I don't know when the term "bear" was first coined by gay men to refer to a brawny, masculine, hairy adult male but I know I arrived at it entirely on my own and at a young age when I was first introduced to Clint Walker in "Night of the Grizzly." Forget the honey-lovin' woodland critter with claws, the big bear I wanted to watch in action was the shirtless Clint Walker prosaically digging post holes. Walker was a big ol' fur forest of a man, with a ruggedly handsome mug and deep blue eyes and what looked like a bearskin rug on his torso. Gritty and chiseled, all beef and no gristle, big Clint Walker was the original muscle bear, and to this day there's never been a finer celebrity example of the breed.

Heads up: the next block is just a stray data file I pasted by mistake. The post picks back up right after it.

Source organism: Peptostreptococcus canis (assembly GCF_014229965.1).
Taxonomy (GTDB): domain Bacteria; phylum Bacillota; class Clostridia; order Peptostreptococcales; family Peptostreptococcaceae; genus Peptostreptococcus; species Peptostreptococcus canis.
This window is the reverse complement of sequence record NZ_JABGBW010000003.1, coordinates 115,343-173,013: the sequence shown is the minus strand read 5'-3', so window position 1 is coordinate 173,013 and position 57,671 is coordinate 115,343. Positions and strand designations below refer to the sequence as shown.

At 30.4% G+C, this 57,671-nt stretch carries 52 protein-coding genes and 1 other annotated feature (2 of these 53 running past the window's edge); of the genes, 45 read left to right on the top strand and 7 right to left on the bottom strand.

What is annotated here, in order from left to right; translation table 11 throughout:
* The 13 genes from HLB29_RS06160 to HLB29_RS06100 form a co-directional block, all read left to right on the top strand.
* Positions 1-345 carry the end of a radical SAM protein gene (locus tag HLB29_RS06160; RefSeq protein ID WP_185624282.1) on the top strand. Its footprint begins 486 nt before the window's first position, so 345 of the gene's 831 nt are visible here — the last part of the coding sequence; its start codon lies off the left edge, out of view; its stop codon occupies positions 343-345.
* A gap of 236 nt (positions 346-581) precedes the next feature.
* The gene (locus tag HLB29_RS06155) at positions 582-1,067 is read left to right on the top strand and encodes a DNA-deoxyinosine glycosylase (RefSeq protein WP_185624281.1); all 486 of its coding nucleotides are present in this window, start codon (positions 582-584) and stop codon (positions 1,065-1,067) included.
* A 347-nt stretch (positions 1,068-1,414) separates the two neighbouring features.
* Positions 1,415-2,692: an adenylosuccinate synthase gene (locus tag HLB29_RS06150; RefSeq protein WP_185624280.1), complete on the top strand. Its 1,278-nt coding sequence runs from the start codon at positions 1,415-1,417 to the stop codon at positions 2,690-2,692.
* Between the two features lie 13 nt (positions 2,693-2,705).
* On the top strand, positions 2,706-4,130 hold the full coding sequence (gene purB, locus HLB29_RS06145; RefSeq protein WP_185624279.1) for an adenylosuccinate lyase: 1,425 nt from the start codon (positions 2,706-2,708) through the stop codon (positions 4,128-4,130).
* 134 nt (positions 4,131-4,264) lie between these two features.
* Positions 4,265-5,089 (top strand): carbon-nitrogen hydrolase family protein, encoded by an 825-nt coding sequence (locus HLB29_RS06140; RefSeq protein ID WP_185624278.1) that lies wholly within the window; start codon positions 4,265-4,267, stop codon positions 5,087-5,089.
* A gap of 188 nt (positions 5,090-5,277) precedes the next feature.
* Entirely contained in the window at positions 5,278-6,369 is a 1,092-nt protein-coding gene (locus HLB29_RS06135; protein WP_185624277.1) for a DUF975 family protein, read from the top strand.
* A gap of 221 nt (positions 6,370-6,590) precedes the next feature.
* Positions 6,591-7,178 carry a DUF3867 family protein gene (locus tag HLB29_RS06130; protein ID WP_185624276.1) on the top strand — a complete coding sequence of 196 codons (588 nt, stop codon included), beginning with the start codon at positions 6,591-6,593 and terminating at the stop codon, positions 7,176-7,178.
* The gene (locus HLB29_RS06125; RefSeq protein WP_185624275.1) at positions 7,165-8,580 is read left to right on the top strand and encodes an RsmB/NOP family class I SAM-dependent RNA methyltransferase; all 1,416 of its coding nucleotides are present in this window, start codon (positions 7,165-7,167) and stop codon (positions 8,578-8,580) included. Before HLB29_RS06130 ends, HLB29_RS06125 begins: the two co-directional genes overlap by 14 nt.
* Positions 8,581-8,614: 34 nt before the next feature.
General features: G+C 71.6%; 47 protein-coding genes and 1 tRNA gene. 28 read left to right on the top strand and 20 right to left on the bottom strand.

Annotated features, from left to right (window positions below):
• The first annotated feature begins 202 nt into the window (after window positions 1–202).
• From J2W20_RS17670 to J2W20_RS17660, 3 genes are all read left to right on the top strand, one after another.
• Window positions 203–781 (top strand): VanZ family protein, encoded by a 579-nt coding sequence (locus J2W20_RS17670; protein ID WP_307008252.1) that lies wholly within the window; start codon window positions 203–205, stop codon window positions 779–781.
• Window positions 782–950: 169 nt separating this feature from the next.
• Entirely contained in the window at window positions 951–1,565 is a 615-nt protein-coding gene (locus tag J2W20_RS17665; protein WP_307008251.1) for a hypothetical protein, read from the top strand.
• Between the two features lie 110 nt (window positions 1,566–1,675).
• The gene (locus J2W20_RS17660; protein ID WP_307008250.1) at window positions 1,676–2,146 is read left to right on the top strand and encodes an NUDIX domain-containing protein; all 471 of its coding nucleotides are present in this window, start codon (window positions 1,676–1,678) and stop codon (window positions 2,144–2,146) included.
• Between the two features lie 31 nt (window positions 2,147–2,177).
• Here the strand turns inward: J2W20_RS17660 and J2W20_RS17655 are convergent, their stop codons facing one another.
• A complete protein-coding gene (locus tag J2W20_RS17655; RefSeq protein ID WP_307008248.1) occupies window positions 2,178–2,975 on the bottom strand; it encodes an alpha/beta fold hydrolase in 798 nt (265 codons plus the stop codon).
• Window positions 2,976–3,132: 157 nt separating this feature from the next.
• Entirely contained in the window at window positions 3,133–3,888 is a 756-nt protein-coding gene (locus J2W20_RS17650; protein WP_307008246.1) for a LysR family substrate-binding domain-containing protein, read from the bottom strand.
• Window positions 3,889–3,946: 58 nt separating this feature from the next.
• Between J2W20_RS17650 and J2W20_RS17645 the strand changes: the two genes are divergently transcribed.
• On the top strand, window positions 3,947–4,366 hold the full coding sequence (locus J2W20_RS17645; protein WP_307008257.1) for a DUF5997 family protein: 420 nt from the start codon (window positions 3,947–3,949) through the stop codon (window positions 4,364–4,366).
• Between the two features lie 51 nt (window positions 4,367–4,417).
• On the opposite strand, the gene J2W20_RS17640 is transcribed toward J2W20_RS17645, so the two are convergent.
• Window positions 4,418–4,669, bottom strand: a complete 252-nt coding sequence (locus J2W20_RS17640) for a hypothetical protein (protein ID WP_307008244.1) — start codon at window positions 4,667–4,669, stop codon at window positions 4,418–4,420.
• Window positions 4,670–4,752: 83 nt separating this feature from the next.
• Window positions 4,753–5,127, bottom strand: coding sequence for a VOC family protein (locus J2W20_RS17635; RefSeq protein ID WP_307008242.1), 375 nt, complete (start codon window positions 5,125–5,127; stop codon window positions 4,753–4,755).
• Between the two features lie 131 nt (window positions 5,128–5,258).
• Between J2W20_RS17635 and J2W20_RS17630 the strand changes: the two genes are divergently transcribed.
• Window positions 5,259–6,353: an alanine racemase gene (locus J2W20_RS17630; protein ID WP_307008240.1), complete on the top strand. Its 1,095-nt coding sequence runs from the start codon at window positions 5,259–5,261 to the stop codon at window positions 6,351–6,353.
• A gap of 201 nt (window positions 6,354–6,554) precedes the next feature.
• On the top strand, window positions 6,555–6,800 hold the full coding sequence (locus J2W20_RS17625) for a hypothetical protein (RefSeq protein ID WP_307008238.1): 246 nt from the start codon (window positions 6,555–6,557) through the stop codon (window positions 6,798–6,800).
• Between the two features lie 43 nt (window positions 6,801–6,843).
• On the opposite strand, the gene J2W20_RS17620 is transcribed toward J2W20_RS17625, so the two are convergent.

He looked great in "Grizzly", but it's in "Cheyenne" re-runs where in my opinion Clint was at his all-time hottest. Even now it's unusual to see such a big man with such a great body, but back in the 1950s, when "Cheyenne" was filmed, Clint's sculpted hairy pecs, huge shoulders and arms, and lean waist must have been phenomenal. And he kept in good shape through the years.
When in his 40s he appeared in "The Dirty Dozen" (where he made even the great Jim Brown look puny) and in "Sam Whiskey" (where he made bear cub deluxe Burt Reynolds look like a Tolkien dwarf), he was almost as lean and ripped as he was in the 1950s when he played Cheyenne Brody.
The Cheyenne series is available on DVD now, as are two of his movies from about the same period, "Fort Dobbs" and "Yellowstone Kelly." All three are must-sees for the Walker bearstalker.